Another personality impediment to sleep involves the obsessive-compulsive person and sometimes also, the “type A” person.  In either case, and these disorders can coexist, the individual does not want to give up what he is doing and go to sleep.  He is continually busy, always having to do “one more thing,” sometimes stretching out to 3 or 4 am.  There is sometimes a compulsive rigidity that seems to drive this individual.  There are sometimes also fears that “if I don’t get this done now I will forget what I have to do.”  Curiously the activity might just as well involve something trivial as something important.  The pattern is not rational, and certainly the sleep deprivation the next day cancels out any productivity gains made the night before, but we already agreed the mind often works in mysterious ways. 

These are but a few examples of psychological impediments to sleep and I am sure there are numerous more.  Some serious self-reflection might be in order and than an all out attempt to defeat the “demon” within (excuse the dramatics).  


Psychiatric/ Physical Impediments to Sleep

There are of course many psychiatric and physical conditions which have as one of their symptoms sleep disturbance.  This subject was touched on above in “One Last Tangent.”  In these cases the primary psychiatric/physical condition should be treated first and hopefully the sleep disturbance will resolve.  Of course, professional medical attention will be required.   It is also of course possible to have a primary insomnia coexist with a diagnosed psychiatric or medical condition.  These conditions include the following (there are many others):



Psychiatric Conditions Interfering with Sleep:


Major Depression

Bipolar Disorder

Generalized Anxiety Disorder

Panic Disorder

Posttraumatic Stress Disorder


Obsessive-Compulsive Disorder

Toxic Metabolic States




Physical Conditions Interfering with Sleep:



Back Pain (Sometimes worse at night)

Various Breathing Disorders (e.g. Obstructive Apnea)

Sinus Pain (Often worse at night in the supine position)

Headaches of various types – tension, cluster, migraine

Moderate to Severe Pain of any kind

Tumors of the Brainstem (very rare)

Pheochromocytoma  (a very rare tumor of the adrenal gland)



“Substances” Interfering with Sleep:


Excessive Caffeine Intake (especially towards evening)

Chocolate (contains stimulants, especially if  “natural” chocolate)

Cocoa (contains stimulants)

Various Natural Remedies (e.g. St. John’s Wart)



Stimulants such as Cocaine



Pharmaceuticals– both prescribed and over the counter:


Ritalin (especially if taken late in day or evening)

Dextroamphetamine (especially if taken late in day or evening)

Antidepressants (e.g. Prozac, Zoloft – also often sedating)

Antihistamines (especially if have caffeine or pseudoephedrine)

Opiates/Opioid drugs (Vicodin, Loricet ) – sleep inducing but disrupt normal patterns


This list is very incomplete, and any of a number of medications/substances could be a factor in insomnia.  Furthermore, a medication that may generally be sedating or neutral may cause insomnia in a particular individual.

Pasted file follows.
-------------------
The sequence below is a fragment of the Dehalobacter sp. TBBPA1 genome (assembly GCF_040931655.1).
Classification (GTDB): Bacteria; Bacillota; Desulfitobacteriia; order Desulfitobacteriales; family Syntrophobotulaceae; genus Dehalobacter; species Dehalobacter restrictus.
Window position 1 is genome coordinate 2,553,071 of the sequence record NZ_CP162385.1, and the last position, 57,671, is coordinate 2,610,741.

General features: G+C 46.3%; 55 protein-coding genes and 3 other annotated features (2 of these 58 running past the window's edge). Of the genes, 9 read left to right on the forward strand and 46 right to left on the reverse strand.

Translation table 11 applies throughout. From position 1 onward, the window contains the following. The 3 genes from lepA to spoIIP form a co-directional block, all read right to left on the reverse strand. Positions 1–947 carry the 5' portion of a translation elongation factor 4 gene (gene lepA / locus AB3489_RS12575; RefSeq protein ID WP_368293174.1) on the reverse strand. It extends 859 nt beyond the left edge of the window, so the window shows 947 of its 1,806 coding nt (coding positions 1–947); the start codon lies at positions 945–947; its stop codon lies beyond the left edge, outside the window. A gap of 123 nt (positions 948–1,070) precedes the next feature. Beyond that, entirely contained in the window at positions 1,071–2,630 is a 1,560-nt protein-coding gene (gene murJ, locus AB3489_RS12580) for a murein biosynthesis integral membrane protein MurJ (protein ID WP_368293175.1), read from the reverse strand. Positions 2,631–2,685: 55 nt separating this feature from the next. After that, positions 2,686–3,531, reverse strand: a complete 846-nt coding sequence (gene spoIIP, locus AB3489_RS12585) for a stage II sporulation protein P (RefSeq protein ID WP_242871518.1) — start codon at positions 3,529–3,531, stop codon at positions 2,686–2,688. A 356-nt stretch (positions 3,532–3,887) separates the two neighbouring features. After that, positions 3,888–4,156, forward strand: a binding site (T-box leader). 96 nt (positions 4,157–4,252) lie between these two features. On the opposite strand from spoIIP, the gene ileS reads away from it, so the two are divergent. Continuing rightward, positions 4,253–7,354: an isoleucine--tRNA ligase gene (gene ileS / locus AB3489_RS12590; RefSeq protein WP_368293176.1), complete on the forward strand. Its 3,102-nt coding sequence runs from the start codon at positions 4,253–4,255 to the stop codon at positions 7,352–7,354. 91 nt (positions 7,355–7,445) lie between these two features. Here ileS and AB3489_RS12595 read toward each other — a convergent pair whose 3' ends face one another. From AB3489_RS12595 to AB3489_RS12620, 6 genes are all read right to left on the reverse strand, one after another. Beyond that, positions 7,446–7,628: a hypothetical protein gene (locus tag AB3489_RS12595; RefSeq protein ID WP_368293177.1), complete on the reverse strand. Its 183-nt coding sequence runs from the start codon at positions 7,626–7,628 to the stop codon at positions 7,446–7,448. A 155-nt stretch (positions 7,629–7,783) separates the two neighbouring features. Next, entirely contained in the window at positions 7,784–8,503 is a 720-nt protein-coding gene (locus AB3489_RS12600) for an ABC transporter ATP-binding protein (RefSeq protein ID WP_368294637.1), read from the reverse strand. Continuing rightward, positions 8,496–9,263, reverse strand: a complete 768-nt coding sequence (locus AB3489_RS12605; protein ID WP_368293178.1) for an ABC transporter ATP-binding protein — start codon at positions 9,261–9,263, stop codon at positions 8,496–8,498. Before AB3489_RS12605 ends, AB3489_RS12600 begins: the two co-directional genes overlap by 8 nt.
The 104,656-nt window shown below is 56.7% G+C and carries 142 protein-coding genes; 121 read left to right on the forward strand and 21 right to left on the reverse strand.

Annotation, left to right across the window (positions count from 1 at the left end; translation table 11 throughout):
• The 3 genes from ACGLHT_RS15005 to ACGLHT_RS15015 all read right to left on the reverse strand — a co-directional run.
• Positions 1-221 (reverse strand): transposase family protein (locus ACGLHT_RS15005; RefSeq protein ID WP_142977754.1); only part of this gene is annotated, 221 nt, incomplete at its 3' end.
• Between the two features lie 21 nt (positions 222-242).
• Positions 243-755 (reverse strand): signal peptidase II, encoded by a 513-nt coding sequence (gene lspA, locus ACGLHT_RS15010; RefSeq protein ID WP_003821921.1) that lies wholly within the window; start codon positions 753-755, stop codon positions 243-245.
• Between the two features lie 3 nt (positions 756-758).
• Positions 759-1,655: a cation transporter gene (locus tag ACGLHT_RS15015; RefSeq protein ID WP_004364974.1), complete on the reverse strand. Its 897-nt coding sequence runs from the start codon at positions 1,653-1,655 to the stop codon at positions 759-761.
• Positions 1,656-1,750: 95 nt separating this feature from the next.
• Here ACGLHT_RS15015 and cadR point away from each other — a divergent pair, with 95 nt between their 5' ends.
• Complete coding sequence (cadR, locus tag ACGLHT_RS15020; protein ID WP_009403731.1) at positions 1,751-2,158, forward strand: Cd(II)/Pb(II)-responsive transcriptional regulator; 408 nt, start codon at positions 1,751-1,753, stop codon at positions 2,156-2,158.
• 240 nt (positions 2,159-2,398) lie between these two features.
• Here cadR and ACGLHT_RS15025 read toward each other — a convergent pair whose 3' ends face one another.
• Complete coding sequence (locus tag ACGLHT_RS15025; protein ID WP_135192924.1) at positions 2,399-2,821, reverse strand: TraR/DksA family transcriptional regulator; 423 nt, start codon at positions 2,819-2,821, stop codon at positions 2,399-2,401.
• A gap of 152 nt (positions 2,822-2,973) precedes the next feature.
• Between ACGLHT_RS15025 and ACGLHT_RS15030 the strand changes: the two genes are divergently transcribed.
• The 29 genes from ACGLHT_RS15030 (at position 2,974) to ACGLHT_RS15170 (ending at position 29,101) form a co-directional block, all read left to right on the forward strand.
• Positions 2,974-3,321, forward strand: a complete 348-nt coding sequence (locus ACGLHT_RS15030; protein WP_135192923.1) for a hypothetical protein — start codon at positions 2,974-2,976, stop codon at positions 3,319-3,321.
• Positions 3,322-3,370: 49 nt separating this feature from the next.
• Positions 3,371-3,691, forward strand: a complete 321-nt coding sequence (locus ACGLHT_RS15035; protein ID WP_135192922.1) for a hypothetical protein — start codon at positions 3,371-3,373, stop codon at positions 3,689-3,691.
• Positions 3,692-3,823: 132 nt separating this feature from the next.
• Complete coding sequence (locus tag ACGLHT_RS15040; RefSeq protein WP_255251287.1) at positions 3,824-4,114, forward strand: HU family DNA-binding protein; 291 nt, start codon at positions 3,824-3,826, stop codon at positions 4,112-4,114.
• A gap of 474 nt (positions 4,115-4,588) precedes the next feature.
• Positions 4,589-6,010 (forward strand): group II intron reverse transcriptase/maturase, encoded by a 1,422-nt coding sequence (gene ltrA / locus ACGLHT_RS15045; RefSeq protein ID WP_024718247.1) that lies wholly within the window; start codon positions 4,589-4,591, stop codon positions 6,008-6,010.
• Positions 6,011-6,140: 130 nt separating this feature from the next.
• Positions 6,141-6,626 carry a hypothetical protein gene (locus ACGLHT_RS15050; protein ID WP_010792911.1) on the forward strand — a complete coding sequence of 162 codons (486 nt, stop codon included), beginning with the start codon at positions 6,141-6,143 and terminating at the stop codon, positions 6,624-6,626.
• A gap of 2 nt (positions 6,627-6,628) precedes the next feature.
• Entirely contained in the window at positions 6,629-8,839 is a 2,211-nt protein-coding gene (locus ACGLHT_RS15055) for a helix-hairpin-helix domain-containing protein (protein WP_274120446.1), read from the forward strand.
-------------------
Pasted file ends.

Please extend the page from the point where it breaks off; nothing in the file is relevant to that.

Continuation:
Finally, withdrawal effects from any of a number of medications/substances can initiate insomnia.  This is true of sedative medications, some antidepressants in my experience, barbiturates, and certainly alcohol.  

In general, if one experiences insomnia (or excessive sleep for that matter) and is taking a substance or medication, prescribed or over the counter, it is a good idea to try to eliminate this first as a cause of the sleep disturbance.  Consultation with a pharmacist or physician may be necessary.  Do not stop the drug without prior professional consultation.


When Nothing Else Works

There no doubt some diehard non-sleepers for whom applying all the ideas in this monograph do not produce restful sleep.  Sometimes consciously or unconsciously (for various idiosyncratic reasons, some of which are described above) these people are unwilling to follow the principles outlined.  They may even have plunked down the money for the monograph, or attended a self-help workshop, or even attended individual counseling.   For these individuals I offer the following potpourri of ideas. 

Hypnosis – Sometimes learning hypnosis, which actually teaches you to hypnotize yourself, can be the solution to the insomnia.  Often this works by teaching a person how to relax and how to block out everything else.  

Biofeedback -   This technique utilizes various electronic devices to detect physiological responses to stress/anxiety and to give audible/visual feedback which the person can use to learn  relaxation.  Often the biofeedback therapist gives various exercises, physical as well as mental, to aid in relaxation and sleep induction.

Drugs – Not my first choice, but medications often work when all else fails and can be useful as a temporary means to break the abnormal sleep pattern.  The shorter acting medications, such as Restoril (intermediate), Ambien (intermediate to short), Halcion (short acting), and Sonata (very short acting) are generally preferable to the older, longer acting medications, such as Dalmane, which often resulted in daytime sedation.  If the problem is initial insomnia (getting to sleep) the very short acting medications are often best.  However if one awakens during the night, an intermediate acting drug might be preferable.  These are only temporary adjuncts to the behavioral approaches suggested above.

Warm Milk, Warm Feet (see above), and Reassurance.



I have attempted to provide an overview of the insomnia problem, as it is experienced in its many forms, by vast numbers of people in our society.  In addition, I have offered what I believe to be practical suggestions that can be applied to the individual who wishes to finally put this problem to rest, so to speak.  It is my hope that the reader of this monograph will look back in 3 or 4 weeks or so and feel that the time and expense involved was well worth it and that I may have contributed in some small measure to an improved quality of life.   Future monographs will be forthcoming and will address a range of common health problems.


Dennis B. Kottler, MD